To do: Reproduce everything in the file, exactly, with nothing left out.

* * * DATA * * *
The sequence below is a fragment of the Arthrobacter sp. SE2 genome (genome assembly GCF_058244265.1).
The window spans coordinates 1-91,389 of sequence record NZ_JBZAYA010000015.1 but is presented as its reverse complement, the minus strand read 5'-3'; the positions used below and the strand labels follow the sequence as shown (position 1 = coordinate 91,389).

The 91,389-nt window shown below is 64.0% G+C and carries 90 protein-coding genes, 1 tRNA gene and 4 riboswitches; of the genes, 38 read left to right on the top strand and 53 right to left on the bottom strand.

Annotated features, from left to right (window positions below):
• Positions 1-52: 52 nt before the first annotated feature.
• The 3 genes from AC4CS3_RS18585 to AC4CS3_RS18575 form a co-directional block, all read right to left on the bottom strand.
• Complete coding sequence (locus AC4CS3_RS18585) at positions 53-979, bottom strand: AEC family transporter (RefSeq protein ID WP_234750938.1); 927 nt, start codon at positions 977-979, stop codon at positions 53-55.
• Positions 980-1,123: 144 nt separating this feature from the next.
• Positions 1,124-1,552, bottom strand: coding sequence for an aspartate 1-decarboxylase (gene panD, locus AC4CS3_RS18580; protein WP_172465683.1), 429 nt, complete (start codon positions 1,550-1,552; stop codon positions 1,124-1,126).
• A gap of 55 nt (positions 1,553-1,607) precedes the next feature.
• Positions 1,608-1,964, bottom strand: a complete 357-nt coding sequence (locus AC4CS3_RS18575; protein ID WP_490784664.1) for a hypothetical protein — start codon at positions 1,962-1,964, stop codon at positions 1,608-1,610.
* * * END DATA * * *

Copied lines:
The sequence below is a fragment of the Arthrobacter sp. SE2 genome (genome assembly GCF_058244265.1).
The window spans coordinates 1-91,389 of sequence record NZ_JBZAYA010000015.1 but is presented as its reverse complement, the minus strand read 5'-3'; the positions used below and the strand labels follow the sequence as shown (position 1 = coordinate 91,389).

The 91,389-nt window shown below is 64.0% G+C and carries 90 protein-coding genes, 1 tRNA gene and 4 riboswitches; of the genes, 38 read left to right on the top strand and 53 right to left on the bottom strand.

Annotated features, from left to right (window positions below):
• Positions 1-52: 52 nt before the first annotated feature.
• The 3 genes from AC4CS3_RS18585 to AC4CS3_RS18575 form a co-directional block, all read right to left on the bottom strand.
• Complete coding sequence (locus AC4CS3_RS18585) at positions 53-979, bottom strand: AEC family transporter (RefSeq protein ID WP_234750938.1); 927 nt, start codon at positions 977-979, stop codon at positions 53-55.
• Positions 980-1,123: 144 nt separating this feature from the next.
• Positions 1,124-1,552, bottom strand: coding sequence for an aspartate 1-decarboxylase (gene panD, locus AC4CS3_RS18580; protein WP_172465683.1), 429 nt, complete (start codon positions 1,550-1,552; stop codon positions 1,124-1,126).
• A gap of 55 nt (positions 1,553-1,607) precedes the next feature.
• Positions 1,608-1,964, bottom strand: a complete 357-nt coding sequence (locus AC4CS3_RS18575; protein ID WP_490784664.1) for a hypothetical protein — start codon at positions 1,962-1,964, stop codon at positions 1,608-1,610.